Huddled on the steps of the state Capitol on Monday, UC students from across the state demanded change.
They want increased funding, expanded enrollment and enhanced services for the UC system.
But the ongoing controversy at UC Davis could not be ignored.
Last week reports exposed UC Davis paid a public relations firm $175,000 to remove notorious images of police pepper-spraying protesters from the Internet.
In an online statement the university insisted the money did not come from taxpayer or tuition dollars.
"If you really do care about the campus community, you should consider stepping down, but we did say short of that, that the regents should consider dismissing her from office," said Kevin Sabo, president of the UC Student Association.
Sabo says it was a difficult decision, but Friday the group representing 240,000 undergraduates unanimously agreed to join the growing movement calling for UC Davis Chancellor Linda Katehi to step down.
This comes after weeks of rallies on campus where protesters expressed outrage that Katehi accepted high paying positions outside the university.
"I feel a little torn, I think it's clear that she has done a lot of wrongdoing and I think it's clear that the entire system needs to change," said Sam Alavi, a UC Davis student and UCSA member.
Assemblymember Kevin McCarty is one of a handful of lawmakers calling for Katehi to step down.
FOX40 asked what he thinks about the fact Katehi has not addressed the media.
"Well lack of an answer means you probably don't have a good answer. And the information we've received so far, it shows the priorities are lacking," said McCarty.
Through written statements, a university spokesperson has told FOX40 the chancellor was willing to meet with protesters, but we've been denied on camera interviews.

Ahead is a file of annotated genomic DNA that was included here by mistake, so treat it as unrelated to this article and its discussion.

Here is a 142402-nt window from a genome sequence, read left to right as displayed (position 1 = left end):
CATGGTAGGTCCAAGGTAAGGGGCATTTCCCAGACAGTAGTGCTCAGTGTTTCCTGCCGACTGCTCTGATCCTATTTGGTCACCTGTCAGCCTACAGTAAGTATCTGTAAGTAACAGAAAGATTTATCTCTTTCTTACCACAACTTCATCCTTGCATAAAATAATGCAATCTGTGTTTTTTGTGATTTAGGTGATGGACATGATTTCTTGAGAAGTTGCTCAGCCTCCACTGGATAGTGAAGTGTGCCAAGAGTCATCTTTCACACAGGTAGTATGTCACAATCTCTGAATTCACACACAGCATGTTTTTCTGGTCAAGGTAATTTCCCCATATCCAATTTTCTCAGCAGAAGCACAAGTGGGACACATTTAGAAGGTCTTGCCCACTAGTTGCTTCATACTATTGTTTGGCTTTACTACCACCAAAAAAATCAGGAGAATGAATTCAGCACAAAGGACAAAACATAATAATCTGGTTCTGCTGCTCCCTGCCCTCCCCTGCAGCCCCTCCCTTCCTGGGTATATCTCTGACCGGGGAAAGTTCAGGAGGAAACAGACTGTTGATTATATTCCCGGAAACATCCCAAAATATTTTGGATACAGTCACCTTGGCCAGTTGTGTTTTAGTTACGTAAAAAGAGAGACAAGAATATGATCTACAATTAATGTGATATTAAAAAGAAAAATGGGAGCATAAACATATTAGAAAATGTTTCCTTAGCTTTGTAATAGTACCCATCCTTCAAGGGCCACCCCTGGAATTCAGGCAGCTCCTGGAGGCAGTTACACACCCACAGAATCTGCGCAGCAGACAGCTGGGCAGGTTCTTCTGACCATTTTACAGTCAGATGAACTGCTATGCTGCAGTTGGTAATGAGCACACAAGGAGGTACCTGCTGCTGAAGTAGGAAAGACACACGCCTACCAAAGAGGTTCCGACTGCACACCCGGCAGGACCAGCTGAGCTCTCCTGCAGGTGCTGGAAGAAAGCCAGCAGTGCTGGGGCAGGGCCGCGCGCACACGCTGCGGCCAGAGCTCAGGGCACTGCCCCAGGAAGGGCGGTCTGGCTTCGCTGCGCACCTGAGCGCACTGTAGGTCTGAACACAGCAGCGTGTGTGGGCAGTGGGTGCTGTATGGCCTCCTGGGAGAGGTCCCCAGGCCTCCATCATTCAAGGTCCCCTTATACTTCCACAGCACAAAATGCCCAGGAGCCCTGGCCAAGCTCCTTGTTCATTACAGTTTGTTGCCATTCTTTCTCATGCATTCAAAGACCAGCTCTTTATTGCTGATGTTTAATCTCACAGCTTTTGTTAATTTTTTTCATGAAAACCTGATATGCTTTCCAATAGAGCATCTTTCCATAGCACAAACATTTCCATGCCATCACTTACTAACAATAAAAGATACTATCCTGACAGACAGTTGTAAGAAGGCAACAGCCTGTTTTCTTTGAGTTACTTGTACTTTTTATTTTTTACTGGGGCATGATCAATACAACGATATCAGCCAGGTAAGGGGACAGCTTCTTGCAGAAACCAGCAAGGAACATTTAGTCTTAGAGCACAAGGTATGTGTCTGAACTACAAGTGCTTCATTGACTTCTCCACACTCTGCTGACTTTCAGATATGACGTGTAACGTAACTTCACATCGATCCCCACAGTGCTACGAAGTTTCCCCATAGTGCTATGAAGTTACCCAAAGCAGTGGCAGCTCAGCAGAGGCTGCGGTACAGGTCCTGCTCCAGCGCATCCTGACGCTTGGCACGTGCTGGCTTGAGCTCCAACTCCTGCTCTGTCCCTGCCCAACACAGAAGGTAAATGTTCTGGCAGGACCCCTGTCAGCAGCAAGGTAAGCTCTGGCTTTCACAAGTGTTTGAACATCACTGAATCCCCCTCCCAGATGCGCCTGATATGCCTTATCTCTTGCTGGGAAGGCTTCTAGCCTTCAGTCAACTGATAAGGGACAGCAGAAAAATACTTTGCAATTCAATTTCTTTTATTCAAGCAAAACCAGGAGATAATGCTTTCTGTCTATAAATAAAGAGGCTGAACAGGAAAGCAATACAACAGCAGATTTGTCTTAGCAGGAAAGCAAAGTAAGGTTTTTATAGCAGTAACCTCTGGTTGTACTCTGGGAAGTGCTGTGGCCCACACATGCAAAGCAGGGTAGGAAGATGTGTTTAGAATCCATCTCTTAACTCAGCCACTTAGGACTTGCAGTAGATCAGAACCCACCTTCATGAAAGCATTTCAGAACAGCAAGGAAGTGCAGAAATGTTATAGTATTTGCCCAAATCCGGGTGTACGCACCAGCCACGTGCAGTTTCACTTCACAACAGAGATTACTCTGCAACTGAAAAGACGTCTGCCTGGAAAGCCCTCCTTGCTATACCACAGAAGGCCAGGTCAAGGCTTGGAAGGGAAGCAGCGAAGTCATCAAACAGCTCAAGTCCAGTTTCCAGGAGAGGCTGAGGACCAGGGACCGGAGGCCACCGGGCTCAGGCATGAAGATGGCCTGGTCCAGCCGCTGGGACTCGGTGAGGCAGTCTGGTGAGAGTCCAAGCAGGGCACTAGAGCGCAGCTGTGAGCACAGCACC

FOX40 went to Katehi's office Monday but access to the fifth floor of MRAK hall was blocked.
UPDATE: After this story was originally published, FOX40 received a statement from Chancellor Katehi:
"If you have followed the news lately, UC Davis may seem like a tale of two communities.
Our university has evolved from a respected local institution to a regional powerhouse of teaching, learning and research—with a globally recognized record of excellence and innovation.
Since 2010, we have enrolled more California undergraduates than any UC campus. We’ve hit record levels for research grants and endowment. Many of our schools and faculty are recognized as the best in the world.
Forbes magazine recently ranked us number one on the planet for promoting women in science, technology, engineering and math. We have enrolled and hired more women and people of color than ever before.
Most important, we are advancing academic excellence while ensuring a quality college education remains affordable for Californians of all financial means. We are proud that more than half our undergraduates have their system-wide fees and tuition covered by grants.
By any measure, we are doing more to advance the fundamental mission of our public university―and contributing more to California and the world―than during any period in our history.
At the same time, the university’s identity has been shaken by a series of highly publicized missteps.
Some were my own doing. All occurred under my watch. For that, I sincerely apologize.
None of them should diminish the collective historic accomplishments of this university, but they have been a setback to our reputation and hard-earned prestige.
As chancellor, I’ve been proud to lead us through some of the university’s finest moments. And I take full responsibility for being at the helm during some of its most difficult days.
Responsibility begins with straight answers. Here are a few to some of the questions raised by the news media, our students and others.